Long Posts

Distractions and trading performance: what you should know

You can't do big things if you're distracted by small things

A few years ago, I met a wise millionaire trader at a trader’s expo in Europe.

We had a nice conversation about the challenges that one typically faces in this field, and he told me something that stuck with me to this day: Anyone who can trade while doing something else (texting or surfing the internet, for example) is simply not giving the craft the focus it deserves.


Profound advice, if you ask me.

Of course, it’s not always true, … but it’s mostly true.

We have a limited pool of attention and any attention that you use for activities other than trading, while trading, is taking away from trading.

That’s because there is a strong relationship between deliberate focus and results, and many studies confirm this. [A single point focus is the capacity to direct your attention towards a single point of interest at the exclusion of everything else for the duration of the effort.]

But, of course, like most questions about human behavior, there’s more to it. Whether or not you should let yourself be distracted by things other than trading, while trading, depends on how much attention it takes to trade in the first place, how much attention it takes to do those other things you want to do, and how much attention you have to go around.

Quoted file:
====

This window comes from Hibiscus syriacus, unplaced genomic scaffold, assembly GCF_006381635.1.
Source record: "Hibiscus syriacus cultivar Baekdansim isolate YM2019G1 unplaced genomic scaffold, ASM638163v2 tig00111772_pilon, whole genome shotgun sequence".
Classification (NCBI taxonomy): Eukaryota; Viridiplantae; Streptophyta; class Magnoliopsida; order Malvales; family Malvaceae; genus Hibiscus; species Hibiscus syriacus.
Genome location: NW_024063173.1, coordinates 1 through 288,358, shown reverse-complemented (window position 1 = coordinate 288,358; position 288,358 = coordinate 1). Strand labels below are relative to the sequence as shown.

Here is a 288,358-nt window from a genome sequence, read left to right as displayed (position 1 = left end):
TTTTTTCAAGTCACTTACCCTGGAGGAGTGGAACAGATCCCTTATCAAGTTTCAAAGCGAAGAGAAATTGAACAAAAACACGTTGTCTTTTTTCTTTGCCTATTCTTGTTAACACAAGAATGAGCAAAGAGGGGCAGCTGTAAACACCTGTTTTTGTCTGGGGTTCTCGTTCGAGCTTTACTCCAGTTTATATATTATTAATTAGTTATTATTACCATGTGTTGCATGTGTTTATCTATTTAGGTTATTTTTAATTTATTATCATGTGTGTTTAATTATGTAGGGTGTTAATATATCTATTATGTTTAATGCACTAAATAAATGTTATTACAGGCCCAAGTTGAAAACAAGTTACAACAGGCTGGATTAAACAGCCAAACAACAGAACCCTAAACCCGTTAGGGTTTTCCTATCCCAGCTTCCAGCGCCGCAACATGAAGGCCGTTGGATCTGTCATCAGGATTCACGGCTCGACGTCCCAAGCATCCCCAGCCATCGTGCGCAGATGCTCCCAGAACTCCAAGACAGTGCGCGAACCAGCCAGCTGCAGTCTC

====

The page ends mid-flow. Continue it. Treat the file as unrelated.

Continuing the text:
If the attention needed to trade plus the attention needed to do something else is less than the pool of attention you have to spend, then why not do something else, right?


An unambiguous answer…

I’m sure you’ve heard of the parallels often drawn between trading and driving: as you get better at trading, it becomes like driving. You won’t even have to think about it, it becomes as easy as breathing.

Now, knowing this, would you say that a distracted driver can drive safely?

Here’s what the American Journal of Public Health has to say about this:

“after declining from 1999 to 2005, fatalities from distracted driving increases 28% after 2005, rising from 4,572 fatalities to 5,870 in 2008….“